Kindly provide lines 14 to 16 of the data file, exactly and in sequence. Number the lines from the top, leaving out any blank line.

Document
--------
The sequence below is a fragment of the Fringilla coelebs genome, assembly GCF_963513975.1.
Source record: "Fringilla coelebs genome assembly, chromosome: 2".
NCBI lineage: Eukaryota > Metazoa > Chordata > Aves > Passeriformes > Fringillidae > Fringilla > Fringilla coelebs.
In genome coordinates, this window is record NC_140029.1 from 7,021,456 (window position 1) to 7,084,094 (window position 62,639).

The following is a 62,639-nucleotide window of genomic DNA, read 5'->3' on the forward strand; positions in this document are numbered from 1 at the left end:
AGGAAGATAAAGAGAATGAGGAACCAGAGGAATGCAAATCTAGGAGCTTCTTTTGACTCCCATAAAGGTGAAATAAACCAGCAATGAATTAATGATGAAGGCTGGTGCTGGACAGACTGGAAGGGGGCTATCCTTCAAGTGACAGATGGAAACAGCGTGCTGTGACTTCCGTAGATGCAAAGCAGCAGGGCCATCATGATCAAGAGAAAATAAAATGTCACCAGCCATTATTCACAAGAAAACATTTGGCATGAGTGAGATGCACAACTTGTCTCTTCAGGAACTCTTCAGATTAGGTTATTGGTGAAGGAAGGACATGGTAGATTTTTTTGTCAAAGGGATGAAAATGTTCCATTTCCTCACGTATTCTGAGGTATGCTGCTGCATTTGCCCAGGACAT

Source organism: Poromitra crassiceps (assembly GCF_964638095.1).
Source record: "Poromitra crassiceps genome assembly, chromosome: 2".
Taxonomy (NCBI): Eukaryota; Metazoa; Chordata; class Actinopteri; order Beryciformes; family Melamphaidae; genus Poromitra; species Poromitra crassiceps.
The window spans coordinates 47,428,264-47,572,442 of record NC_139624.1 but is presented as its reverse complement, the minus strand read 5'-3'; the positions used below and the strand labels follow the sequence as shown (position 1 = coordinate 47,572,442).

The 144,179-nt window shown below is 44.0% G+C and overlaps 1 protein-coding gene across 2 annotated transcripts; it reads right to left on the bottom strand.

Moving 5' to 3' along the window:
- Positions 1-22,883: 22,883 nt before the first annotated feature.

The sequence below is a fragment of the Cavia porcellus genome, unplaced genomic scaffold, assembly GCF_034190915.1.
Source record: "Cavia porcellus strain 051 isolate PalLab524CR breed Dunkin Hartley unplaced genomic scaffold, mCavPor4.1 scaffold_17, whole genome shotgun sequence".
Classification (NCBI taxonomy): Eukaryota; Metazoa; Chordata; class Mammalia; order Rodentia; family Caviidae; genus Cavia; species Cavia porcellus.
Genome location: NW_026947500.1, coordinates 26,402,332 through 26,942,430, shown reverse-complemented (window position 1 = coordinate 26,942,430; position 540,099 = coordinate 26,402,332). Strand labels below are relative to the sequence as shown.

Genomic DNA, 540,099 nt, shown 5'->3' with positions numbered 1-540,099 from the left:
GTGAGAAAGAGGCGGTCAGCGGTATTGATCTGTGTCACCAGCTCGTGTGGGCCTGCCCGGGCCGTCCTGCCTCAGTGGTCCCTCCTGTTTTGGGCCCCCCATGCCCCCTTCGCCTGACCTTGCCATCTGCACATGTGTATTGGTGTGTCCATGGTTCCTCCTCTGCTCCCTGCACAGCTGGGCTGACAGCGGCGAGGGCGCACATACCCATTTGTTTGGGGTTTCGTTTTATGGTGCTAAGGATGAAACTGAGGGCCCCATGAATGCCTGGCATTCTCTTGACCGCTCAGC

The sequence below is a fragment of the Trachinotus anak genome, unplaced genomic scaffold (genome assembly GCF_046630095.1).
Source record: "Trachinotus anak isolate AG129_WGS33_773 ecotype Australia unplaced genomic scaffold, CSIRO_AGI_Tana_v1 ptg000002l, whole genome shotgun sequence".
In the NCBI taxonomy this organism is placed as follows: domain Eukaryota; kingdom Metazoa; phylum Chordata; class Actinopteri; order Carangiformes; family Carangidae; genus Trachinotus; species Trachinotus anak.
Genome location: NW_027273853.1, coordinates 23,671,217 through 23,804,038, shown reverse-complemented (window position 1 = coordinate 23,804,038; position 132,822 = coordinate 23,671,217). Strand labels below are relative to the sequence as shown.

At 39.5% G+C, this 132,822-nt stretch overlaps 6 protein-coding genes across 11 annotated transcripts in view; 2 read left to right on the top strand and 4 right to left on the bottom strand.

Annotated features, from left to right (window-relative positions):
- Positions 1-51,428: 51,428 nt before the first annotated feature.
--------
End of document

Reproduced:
The sequence below is a fragment of the Cavia porcellus genome, unplaced genomic scaffold, assembly GCF_034190915.1.
Source record: "Cavia porcellus strain 051 isolate PalLab524CR breed Dunkin Hartley unplaced genomic scaffold, mCavPor4.1 scaffold_17, whole genome shotgun sequence".
Classification (NCBI taxonomy): Eukaryota; Metazoa; Chordata; class Mammalia; order Rodentia; family Caviidae; genus Cavia; species Cavia porcellus.